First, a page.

These example sentences are selected automatically from various online news sources to reflect current usage of the word 'wail.' Views expressed in the examples do not represent the opinion of Merriam-Webster or its editors. Send us feedback.

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First Known Use of wail


14th century, in the meaning defined at intransitive sense 1


15th century, in the meaning defined at sense 2

History and Etymology for wail


Middle English weilen, waylen, perhaps modification (influenced by Middle English weilawei wellaway) of Old Norse væla, vāla to wail; akin to Old Norse vei woe — more at woe

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Time Traveler for wail

Time Traveler

The first known use of wail was in the 14th century

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Statistics for wail

Last Updated

8 Feb 2020

Cite this Entry

“Wail.” Merriam-Webster.com Dictionary, Merriam-Webster, https://www.merriam-webster.com/dictionary/wailer. Accessed 17 Feb. 2020.

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More Definitions for wail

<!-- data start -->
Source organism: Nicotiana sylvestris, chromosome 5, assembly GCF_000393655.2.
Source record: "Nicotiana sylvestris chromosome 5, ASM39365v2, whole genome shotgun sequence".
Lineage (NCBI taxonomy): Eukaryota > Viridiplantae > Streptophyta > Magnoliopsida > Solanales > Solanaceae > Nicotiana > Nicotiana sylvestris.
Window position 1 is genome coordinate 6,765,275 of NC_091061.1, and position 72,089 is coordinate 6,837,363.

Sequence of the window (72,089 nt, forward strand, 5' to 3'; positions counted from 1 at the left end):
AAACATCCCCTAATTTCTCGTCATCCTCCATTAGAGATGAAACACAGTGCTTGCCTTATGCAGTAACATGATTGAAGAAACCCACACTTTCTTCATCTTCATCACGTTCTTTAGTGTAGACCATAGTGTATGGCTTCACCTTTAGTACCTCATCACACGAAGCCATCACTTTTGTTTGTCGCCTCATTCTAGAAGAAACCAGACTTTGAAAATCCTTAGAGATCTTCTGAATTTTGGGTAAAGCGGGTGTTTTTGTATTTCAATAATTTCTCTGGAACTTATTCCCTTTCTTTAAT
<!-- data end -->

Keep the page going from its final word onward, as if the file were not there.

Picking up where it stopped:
How to pronounce wail (audio)

English Language Learners Definition of wail

 (Entry 1 of 2)

: to make a loud, long cry of sadness or pain
: to make a long, high sound
: to complain in a loud voice



English Language Learners Definition of wail (Entry 2 of 2)

: a long cry of sadness or pain
: a long, high sound


\ ˈwāl How to pronounce wail (audio) \
wailed; wailing

Kids Definition of wail

 (Entry 1 of 2)

1 : to make a long, loud cry of pain or grief
2 : to complain with a loud voice



Kids Definition of wail (Entry 2 of 2)

: a long cry of grief or pain

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More from Merriam-Webster on wail

Thesaurus: All synonyms and antonyms for wail

Rhyming Dictionary: Words that rhyme with wail

Spanish Central: Translation of wail

Nglish: Translation of wail for Spanish Speakers

Britannica English: Translation of wail for Arabic Speakers